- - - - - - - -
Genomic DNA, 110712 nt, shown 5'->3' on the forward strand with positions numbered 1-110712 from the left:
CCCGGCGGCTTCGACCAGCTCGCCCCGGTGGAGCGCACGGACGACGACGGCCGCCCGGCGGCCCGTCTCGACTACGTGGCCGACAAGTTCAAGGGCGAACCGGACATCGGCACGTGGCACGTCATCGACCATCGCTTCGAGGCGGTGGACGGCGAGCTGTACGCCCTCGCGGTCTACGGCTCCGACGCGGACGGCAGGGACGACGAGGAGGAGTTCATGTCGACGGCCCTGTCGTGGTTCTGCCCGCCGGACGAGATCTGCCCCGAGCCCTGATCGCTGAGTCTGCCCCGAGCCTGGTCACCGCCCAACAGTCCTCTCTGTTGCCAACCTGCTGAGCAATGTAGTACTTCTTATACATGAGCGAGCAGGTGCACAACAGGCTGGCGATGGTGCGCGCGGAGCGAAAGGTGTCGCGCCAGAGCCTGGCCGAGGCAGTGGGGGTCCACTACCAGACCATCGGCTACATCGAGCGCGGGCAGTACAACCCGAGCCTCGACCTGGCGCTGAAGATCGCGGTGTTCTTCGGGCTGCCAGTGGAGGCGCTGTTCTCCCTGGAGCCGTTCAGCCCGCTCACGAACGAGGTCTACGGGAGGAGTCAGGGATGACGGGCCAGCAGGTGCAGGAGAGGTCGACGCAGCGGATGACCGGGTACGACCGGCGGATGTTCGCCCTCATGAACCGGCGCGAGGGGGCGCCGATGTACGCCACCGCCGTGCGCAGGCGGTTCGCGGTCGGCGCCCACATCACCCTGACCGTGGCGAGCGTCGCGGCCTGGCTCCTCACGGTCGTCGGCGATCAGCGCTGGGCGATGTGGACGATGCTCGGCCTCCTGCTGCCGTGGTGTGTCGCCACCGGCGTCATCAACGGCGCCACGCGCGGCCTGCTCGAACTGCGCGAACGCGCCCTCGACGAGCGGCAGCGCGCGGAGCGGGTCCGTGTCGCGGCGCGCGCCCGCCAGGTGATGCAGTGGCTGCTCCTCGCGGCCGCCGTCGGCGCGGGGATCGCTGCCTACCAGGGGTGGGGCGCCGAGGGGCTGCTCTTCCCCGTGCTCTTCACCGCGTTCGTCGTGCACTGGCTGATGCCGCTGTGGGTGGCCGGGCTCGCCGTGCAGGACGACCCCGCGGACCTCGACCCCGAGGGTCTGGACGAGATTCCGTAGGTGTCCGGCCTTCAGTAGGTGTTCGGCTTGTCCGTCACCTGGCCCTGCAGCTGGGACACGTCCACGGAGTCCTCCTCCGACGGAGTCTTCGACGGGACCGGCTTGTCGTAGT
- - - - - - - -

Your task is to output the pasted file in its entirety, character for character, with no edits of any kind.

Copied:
Genomic DNA, 110712 nt, shown 5'->3' on the forward strand with positions numbered 1-110712 from the left:
CCCGGCGGCTTCGACCAGCTCGCCCCGGTGGAGCGCACGGACGACGACGGCCGCCCGGCGGCCCGTCTCGACTACGTGGCCGACAAGTTCAAGGGCGAACCGGACATCGGCACGTGGCACGTCATCGACCATCGCTTCGAGGCGGTGGACGGCGAGCTGTACGCCCTCGCGGTCTACGGCTCCGACGCGGACGGCAGGGACGACGAGGAGGAGTTCATGTCGACGGCCCTGTCGTGGTTCTGCCCGCCGGACGAGATCTGCCCCGAGCCCTGATCGCTGAGTCTGCCCCGAGCCTGGTCACCGCCCAACAGTCCTCTCTGTTGCCAACCTGCTGAGCAATGTAGTACTTCTTATACATGAGCGAGCAGGTGCACAACAGGCTGGCGATGGTGCGCGCGGAGCGAAAGGTGTCGCGCCAGAGCCTGGCCGAGGCAGTGGGGGTCCACTACCAGACCATCGGCTACATCGAGCGCGGGCAGTACAACCCGAGCCTCGACCTGGCGCTGAAGATCGCGGTGTTCTTCGGGCTGCCAGTGGAGGCGCTGTTCTCCCTGGAGCCGTTCAGCCCGCTCACGAACGAGGTCTACGGGAGGAGTCAGGGATGACGGGCCAGCAGGTGCAGGAGAGGTCGACGCAGCGGATGACCGGGTACGACCGGCGGATGTTCGCCCTCATGAACCGGCGCGAGGGGGCGCCGATGTACGCCACCGCCGTGCGCAGGCGGTTCGCGGTCGGCGCCCACATCACCCTGACCGTGGCGAGCGTCGCGGCCTGGCTCCTCACGGTCGTCGGCGATCAGCGCTGGGCGATGTGGACGATGCTCGGCCTCCTGCTGCCGTGGTGTGTCGCCACCGGCGTCATCAACGGCGCCACGCGCGGCCTGCTCGAACTGCGCGAACGCGCCCTCGACGAGCGGCAGCGCGCGGAGCGGGTCCGTGTCGCGGCGCGCGCCCGCCAGGTGATGCAGTGGCTGCTCCTCGCGGCCGCCGTCGGCGCGGGGATCGCTGCCTACCAGGGGTGGGGCGCCGAGGGGCTGCTCTTCCCCGTGCTCTTCACCGCGTTCGTCGTGCACTGGCTGATGCCGCTGTGGGTGGCCGGGCTCGCCGTGCAGGACGACCCCGCGGACCTCGACCCCGAGGGTCTGGACGAGATTCCGTAGGTGTCCGGCCTTCAGTAGGTGTTCGGCTTGTCCGTCACCTGGCCCTGCAGCTGGGACACGTCCACGGAGTCCTCCTCCGACGGAGTCTTCGACGGGACCGGCTTGTCGTAGT